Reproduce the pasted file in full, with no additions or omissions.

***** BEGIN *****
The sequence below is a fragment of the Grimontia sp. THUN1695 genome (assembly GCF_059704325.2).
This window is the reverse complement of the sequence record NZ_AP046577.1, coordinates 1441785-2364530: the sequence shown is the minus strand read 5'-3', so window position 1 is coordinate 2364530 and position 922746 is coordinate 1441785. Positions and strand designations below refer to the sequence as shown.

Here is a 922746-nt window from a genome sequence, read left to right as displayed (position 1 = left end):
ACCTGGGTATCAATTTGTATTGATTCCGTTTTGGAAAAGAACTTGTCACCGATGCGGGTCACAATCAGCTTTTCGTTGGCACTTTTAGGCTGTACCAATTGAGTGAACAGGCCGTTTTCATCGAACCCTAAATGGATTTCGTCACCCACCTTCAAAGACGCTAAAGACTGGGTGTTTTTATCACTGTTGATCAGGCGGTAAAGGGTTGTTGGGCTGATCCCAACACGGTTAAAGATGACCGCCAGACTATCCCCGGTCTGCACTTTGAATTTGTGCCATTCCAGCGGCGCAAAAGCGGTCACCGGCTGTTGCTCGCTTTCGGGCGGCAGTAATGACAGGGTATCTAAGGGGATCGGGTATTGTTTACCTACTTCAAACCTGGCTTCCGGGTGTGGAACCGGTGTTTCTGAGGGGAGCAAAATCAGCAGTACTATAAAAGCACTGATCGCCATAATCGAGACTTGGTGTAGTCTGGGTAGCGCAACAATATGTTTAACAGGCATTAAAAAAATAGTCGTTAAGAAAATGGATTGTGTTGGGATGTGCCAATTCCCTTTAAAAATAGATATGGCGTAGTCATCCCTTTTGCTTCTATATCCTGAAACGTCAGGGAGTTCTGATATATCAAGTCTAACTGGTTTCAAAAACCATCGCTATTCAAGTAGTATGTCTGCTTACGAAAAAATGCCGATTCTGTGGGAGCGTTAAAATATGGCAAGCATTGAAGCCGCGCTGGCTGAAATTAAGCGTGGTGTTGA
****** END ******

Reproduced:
The sequence below is a fragment of the Grimontia sp. THUN1695 genome (assembly GCF_059704325.2).
This window is the reverse complement of the sequence record NZ_AP046577.1, coordinates 1441785-2364530: the sequence shown is the minus strand read 5'-3', so window position 1 is coordinate 2364530 and position 922746 is coordinate 1441785. Positions and strand designations below refer to the sequence as shown.

Here is a 922746-nt window from a genome sequence, read left to right as displayed (position 1 = left end):
ACCTGGGTATCAATTTGTATTGATTCCGTTTTGGAAAAGAACTTGTCACCGATGCGGGTCACAATCAGCTTTTCGTTGGCACTTTTAGGCTGTACCAATTGAGTGAACAGGCCGTTTTCATCGAACCCTAAATGGATTTCGTCACCCACCTTCAAAGACGCTAAAGACTGGGTGTTTTTATCACTGTTGATCAGGCGGTAAAGGGTTGTTGGGCTGATCCCAACACGGTTAAAGATGACCGCCAGACTATCCCCGGTCTGCACTTTGAATTTGTGCCATTCCAGCGGCGCAAAAGCGGTCACCGGCTGTTGCTCGCTTTCGGGCGGCAGTAATGACAGGGTATCTAAGGGGATCGGGTATTGTTTACCTACTTCAAACCTGGCTTCCGGGTGTGGAACCGGTGTTTCTGAGGGGAGCAAAATCAGCAGTACTATAAAAGCACTGATCGCCATAATCGAGACTTGGTGTAGTCTGGGTAGCGCAACAATATGTTTAACAGGCATTAAAAAAATAGTCGTTAAGAAAATGGATTGTGTTGGGATGTGCCAATTCCCTTTAAAAATAGATATGGCGTAGTCATCCCTTTTGCTTCTATATCCTGAAACGTCAGGGAGTTCTGATATATCAAGTCTAACTGGTTTCAAAAACCATCGCTATTCAAGTAGTATGTCTGCTTACGAAAAAATGCCGATTCTGTGGGAGCGTTAAAATATGGCAAGCATTGAAGCCGCGCTGGCTGAAATTAAGCGTGGTGTTGA